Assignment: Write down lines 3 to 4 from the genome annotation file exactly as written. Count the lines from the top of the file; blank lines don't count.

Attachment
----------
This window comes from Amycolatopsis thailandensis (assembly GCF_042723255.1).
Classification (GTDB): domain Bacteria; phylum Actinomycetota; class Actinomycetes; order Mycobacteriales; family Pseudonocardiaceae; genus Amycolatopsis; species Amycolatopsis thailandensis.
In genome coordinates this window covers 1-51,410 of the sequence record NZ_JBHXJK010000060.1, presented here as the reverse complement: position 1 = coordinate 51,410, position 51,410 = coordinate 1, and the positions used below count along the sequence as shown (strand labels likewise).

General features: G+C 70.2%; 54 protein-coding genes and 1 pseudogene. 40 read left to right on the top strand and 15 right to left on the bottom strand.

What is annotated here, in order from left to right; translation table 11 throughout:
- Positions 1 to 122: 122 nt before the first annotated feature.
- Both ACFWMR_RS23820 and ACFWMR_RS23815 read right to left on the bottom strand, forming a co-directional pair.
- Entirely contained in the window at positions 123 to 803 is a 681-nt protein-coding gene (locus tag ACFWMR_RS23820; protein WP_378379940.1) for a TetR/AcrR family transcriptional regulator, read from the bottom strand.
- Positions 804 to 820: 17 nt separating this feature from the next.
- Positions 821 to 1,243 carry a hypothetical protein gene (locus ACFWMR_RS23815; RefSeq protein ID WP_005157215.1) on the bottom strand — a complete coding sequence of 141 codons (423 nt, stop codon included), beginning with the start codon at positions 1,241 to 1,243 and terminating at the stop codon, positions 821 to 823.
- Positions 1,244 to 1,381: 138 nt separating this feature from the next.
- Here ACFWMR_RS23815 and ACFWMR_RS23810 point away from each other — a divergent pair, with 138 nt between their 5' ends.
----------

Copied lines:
In genome coordinates this window covers 1-51,410 of the sequence record NZ_JBHXJK010000060.1, presented here as the reverse complement: position 1 = coordinate 51,410, position 51,410 = coordinate 1, and the positions used below count along the sequence as shown (strand labels likewise).

General features: G+C 70.2%; 54 protein-coding genes and 1 pseudogene. 40 read left to right on the top strand and 15 right to left on the bottom strand.